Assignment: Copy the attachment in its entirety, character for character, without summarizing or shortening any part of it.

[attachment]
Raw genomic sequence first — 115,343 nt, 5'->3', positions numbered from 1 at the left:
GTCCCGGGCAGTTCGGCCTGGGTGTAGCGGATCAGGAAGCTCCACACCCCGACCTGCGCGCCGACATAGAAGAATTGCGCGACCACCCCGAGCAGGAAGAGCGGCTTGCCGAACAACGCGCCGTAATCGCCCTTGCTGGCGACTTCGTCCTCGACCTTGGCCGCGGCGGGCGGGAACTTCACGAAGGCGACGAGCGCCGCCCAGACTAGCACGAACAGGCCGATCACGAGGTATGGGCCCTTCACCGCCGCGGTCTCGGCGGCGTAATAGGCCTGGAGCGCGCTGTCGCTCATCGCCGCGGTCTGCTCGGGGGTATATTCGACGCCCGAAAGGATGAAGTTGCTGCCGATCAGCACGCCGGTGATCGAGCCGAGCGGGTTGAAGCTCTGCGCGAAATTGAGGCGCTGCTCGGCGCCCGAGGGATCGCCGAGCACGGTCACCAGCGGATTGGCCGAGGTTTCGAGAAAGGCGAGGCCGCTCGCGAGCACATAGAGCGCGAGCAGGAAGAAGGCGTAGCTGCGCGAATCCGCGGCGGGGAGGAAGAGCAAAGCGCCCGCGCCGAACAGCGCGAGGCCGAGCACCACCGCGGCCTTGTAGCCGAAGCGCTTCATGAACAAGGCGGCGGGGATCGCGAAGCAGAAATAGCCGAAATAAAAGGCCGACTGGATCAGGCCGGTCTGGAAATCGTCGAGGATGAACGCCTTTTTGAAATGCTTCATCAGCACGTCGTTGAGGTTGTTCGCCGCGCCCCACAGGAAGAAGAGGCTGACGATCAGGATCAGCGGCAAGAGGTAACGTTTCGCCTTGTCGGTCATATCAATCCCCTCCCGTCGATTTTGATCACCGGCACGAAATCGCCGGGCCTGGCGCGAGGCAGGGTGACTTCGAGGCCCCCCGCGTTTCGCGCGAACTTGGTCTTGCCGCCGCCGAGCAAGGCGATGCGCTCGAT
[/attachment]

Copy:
Raw genomic sequence first — 115,343 nt, 5'->3', positions numbered from 1 at the left:
GTCCCGGGCAGTTCGGCCTGGGTGTAGCGGATCAGGAAGCTCCACACCCCGACCTGCGCGCCGACATAGAAGAATTGCGCGACCACCCCGAGCAGGAAGAGCGGCTTGCCGAACAACGCGCCGTAATCGCCCTTGCTGGCGACTTCGTCCTCGACCTTGGCCGCGGCGGGCGGGAACTTCACGAAGGCGACGAGCGCCGCCCAGACTAGCACGAACAGGCCGATCACGAGGTATGGGCCCTTCACCGCCGCGGTCTCGGCGGCGTAATAGGCCTGGAGCGCGCTGTCGCTCATCGCCGCGGTCTGCTCGGGGGTATATTCGACGCCCGAAAGGATGAAGTTGCTGCCGATCAGCACGCCGGTGATCGAGCCGAGCGGGTTGAAGCTCTGCGCGAAATTGAGGCGCTGCTCGGCGCCCGAGGGATCGCCGAGCACGGTCACCAGCGGATTGGCCGAGGTTTCGAGAAAGGCGAGGCCGCTCGCGAGCACATAGAGCGCGAGCAGGAAGAAGGCGTAGCTGCGCGAATCCGCGGCGGGGAGGAAGAGCAAAGCGCCCGCGCCGAACAGCGCGAGGCCGAGCACCACCGCGGCCTTGTAGCCGAAGCGCTTCATGAACAAGGCGGCGGGGATCGCGAAGCAGAAATAGCCGAAATAAAAGGCCGACTGGATCAGGCCGGTCTGGAAATCGTCGAGGATGAACGCCTTTTTGAAATGCTTCATCAGCACGTCGTTGAGGTTGTTCGCCGCGCCCCACAGGAAGAAGAGGCTGACGATCAGGATCAGCGGCAAGAGGTAACGTTTCGCCTTGTCGGTCATATCAATCCCCTCCCGTCGATTTTGATCACCGGCACGAAATCGCCGGGCCTGGCGCGAGGCAGGGTGACTTCGAGGCCCCCCGCGTTTCGCGCGAACTTGGTCTTGCCGCCGCCGAGCAAGGCGATGCGCTCGAT